SHELL BEACH, La. British Petroleum workers are heading out on boats with oil booms and taking them into sensitive marsh and coastal areas in an effort to protect the area from a huge oil slick headed towards the coast, but some fishermen say they are frustrated they aren't being used more.
Many of the parish's 330 commercial fishermen said Thursday they were ready to fight the spread of the oil spill, and help clean up the damage. Over 200 offered their boats, docks and other aid. Gov. Bobby Jindal showed support for the initiative, saying the fishermen know the marshes better than anyone.
But while St. Bernard officials say they turned over the list of volunteers over to BP, they say their hands are tied, since BP is the company handling the oil spill and it's up to them to decide whether or not they want to use the volunteers.
'People around here, they know the marsh. This is what they do here every day,' said Kevin Heier, a fisherman in St. Bernard. 'They know how to get from one place to another using the safest route with the weather condition. Why waste your time with people who don't know the area trying to do the work, while we can get you there and back without a problem?
'We have all these boats available, people will be out of work the fishing industry I'm sure is going to go to hell we just don't understand why they're going to get outside contractors to do the work.'
On the flip side, St. Bernard officials have held onto that list for their own purposes in case they come into some assets, like oil boom. They would then turn to that list and ask those fishermen for their volunteer efforts should they need it.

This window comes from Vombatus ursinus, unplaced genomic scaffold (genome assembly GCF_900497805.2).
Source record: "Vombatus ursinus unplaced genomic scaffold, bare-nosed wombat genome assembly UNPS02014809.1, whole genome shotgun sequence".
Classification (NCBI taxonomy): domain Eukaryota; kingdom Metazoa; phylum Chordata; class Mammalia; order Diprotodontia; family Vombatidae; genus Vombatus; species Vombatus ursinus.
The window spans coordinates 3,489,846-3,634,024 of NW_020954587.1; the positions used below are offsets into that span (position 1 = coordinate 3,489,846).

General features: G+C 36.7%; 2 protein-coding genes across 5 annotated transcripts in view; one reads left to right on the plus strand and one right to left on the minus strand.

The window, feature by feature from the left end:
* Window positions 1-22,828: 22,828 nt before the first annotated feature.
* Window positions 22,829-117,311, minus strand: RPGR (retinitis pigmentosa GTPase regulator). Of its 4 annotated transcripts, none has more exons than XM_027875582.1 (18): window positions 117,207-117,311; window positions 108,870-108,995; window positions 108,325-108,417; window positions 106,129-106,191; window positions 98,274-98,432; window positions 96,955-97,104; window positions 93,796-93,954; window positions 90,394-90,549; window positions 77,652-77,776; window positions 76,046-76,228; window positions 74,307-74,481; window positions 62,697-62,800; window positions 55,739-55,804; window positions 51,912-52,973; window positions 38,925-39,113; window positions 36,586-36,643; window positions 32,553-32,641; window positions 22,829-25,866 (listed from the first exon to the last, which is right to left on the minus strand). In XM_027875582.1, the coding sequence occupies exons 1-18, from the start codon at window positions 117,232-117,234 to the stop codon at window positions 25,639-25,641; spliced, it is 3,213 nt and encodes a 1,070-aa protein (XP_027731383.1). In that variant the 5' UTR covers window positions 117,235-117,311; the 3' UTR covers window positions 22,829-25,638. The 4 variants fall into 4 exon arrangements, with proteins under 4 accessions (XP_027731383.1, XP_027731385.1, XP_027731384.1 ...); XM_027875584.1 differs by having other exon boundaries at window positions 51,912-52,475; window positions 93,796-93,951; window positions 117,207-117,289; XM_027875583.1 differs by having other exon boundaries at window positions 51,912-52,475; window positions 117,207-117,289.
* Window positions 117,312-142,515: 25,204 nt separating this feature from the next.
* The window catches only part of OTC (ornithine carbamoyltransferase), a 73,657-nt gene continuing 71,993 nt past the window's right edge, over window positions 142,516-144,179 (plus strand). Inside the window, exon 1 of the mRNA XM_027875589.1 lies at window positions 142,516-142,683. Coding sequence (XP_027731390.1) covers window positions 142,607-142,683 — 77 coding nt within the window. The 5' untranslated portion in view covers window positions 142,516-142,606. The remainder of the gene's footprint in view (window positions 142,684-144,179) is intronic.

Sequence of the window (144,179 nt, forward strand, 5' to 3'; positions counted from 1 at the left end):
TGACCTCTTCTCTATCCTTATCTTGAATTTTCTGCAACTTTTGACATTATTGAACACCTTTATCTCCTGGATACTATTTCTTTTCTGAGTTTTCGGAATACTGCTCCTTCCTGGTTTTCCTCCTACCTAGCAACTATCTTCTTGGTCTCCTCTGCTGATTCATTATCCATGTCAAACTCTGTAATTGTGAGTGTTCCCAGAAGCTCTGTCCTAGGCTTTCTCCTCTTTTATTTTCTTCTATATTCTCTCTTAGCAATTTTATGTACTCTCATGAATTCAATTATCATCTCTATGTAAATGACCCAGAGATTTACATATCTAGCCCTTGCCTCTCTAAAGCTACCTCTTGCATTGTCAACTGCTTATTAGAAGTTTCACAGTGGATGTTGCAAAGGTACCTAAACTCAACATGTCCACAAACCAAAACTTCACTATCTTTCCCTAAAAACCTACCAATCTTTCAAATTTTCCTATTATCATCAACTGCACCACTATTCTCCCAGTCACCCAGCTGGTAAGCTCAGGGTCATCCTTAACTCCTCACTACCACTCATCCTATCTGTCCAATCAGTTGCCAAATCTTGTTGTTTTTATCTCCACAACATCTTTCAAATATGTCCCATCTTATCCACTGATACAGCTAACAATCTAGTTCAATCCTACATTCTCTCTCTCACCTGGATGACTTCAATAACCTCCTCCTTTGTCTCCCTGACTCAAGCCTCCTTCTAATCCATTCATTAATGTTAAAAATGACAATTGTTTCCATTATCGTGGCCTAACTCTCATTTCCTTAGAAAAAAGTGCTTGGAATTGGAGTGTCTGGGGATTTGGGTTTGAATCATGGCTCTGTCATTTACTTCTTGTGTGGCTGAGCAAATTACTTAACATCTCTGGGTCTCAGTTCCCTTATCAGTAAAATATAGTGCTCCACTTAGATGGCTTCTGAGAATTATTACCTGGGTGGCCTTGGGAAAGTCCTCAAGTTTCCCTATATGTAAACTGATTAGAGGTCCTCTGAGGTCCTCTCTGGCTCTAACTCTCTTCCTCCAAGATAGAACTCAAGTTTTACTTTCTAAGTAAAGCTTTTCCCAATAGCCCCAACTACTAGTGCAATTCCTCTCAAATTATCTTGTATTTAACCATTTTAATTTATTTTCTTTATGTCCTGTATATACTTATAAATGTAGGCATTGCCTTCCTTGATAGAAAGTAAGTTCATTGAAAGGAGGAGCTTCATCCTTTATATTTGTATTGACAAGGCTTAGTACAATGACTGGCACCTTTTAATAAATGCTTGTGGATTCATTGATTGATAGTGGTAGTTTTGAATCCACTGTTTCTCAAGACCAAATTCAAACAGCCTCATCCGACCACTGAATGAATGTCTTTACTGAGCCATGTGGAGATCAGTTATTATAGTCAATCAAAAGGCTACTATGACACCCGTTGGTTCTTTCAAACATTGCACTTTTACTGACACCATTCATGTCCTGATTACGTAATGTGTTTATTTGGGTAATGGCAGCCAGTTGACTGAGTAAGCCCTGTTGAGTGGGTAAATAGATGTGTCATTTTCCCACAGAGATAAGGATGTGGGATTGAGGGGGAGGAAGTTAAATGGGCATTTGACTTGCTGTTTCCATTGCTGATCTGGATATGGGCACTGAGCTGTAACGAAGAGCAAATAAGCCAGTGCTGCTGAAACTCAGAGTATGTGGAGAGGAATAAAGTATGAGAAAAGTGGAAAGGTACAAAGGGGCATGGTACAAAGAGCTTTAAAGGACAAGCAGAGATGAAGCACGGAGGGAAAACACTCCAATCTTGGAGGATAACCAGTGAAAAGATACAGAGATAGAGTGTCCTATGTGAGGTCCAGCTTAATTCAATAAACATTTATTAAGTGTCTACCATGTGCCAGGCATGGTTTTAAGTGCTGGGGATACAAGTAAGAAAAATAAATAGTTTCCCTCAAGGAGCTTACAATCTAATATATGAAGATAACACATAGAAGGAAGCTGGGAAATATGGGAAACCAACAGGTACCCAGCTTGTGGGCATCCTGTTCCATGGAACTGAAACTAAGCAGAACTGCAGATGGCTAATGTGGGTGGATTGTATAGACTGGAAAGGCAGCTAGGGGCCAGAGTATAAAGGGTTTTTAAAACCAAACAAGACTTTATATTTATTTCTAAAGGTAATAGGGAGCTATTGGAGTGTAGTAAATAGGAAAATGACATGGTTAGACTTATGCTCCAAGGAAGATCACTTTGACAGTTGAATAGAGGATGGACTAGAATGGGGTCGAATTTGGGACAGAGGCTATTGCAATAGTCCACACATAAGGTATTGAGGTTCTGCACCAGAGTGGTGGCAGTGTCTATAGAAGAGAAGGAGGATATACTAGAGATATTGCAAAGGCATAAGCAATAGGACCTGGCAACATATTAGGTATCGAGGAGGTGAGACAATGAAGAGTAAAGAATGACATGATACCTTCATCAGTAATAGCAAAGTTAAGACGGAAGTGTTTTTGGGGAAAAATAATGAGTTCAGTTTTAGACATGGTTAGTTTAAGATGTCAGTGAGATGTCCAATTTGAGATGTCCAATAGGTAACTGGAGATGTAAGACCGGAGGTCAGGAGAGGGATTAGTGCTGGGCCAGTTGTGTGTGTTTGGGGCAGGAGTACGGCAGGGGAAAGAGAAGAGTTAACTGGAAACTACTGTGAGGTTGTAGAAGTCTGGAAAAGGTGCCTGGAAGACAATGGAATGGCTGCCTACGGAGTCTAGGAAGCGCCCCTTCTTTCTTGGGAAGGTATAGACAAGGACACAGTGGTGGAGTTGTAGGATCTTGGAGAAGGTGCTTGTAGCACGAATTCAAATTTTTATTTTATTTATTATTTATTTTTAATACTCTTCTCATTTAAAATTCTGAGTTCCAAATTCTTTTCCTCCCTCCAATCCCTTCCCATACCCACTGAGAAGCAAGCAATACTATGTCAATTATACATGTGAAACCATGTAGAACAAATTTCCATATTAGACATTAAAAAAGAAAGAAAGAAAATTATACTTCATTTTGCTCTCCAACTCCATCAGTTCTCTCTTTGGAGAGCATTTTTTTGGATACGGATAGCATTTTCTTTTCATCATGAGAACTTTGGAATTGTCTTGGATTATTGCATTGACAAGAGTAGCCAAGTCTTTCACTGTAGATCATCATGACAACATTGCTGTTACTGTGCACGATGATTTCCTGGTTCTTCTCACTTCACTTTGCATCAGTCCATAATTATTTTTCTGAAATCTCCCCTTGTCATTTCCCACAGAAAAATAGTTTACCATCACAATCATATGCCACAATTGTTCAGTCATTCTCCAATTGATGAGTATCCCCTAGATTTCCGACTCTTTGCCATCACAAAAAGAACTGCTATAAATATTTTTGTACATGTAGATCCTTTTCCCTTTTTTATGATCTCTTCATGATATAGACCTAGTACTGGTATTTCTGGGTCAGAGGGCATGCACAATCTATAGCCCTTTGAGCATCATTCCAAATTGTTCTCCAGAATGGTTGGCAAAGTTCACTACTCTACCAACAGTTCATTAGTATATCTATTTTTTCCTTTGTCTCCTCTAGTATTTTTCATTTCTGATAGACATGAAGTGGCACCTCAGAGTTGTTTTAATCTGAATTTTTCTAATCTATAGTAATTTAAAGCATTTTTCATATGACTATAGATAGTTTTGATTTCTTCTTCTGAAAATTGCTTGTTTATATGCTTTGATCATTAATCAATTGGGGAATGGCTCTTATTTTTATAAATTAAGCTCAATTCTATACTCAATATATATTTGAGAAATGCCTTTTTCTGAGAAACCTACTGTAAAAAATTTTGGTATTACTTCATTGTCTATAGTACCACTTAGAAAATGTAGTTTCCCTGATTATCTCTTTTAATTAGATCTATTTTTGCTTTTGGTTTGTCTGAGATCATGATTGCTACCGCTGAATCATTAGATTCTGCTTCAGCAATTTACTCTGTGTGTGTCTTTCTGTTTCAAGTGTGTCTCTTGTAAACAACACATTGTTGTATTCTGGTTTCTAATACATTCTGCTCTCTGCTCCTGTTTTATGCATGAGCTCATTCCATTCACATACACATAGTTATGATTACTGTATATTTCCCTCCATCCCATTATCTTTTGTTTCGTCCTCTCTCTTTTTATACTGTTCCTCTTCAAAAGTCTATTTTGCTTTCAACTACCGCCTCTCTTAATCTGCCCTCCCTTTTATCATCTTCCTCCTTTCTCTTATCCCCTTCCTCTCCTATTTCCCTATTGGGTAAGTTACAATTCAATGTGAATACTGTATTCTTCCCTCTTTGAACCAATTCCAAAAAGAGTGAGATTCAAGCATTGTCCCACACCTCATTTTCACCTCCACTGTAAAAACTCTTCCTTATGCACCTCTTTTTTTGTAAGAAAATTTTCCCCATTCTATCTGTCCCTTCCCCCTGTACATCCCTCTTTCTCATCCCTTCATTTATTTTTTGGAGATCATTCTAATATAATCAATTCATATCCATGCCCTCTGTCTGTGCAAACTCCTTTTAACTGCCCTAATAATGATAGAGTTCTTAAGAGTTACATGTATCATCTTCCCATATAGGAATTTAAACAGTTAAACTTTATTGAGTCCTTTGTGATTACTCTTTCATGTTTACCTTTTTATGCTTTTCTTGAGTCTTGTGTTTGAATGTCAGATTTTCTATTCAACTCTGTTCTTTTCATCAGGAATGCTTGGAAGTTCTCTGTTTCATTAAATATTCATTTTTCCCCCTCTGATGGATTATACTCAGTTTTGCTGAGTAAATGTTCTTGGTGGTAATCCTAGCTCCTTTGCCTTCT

In Boothville in Plaquemines Parish, BP is offering a paid program that teaches interested fishermen how to use the oil booms and contain the spill.
The class, which is being offered at the Boothville-Venice School gym, is all about oil safety, so whenever the volunteers who completed the program encounter oil in the water, they'll know how to deal with it.
BP, which owns the lease and is responsible for the clean-up, wants the volunteers to be able to go out to the weakest points and place containment booms so they can help protect the marshes.
'We're hoping to get them some help in the clean-up. They could use the money, because we don't know what will happen to their future,' said Plaquemines Parish President Billy Nungesser. 'Secondly, they know these waters. They know we can point to the map, they know the depth of the water, they know how to get there without damaging the environment. So they're the best people to do it, and we just thank BP for embracing this and working with us.'
Nungesser also said it was an 'overreaction' by those who are calling for a shutdown of the oil industry and want to stop drilling.
'It's one accident. I think worldwide we've had four or five, maybe, that have been this magnitude,' Nungesser said. 'Don't stop the drilling. You're going to put people out of work at a time when we don't know the future of south Louisiana. But you're going to send those men home? They've got families to feed. Like I said, we don't shut down all the planes every time a plan crashes until we find out how they crashed.'
Nungesser said because of the high winds, he feels they oil booms are not going to do much containment off shore. He said they're going to have to fight it at the marsh line, and with the help of the fishermen, he hopes they'll be able to do that.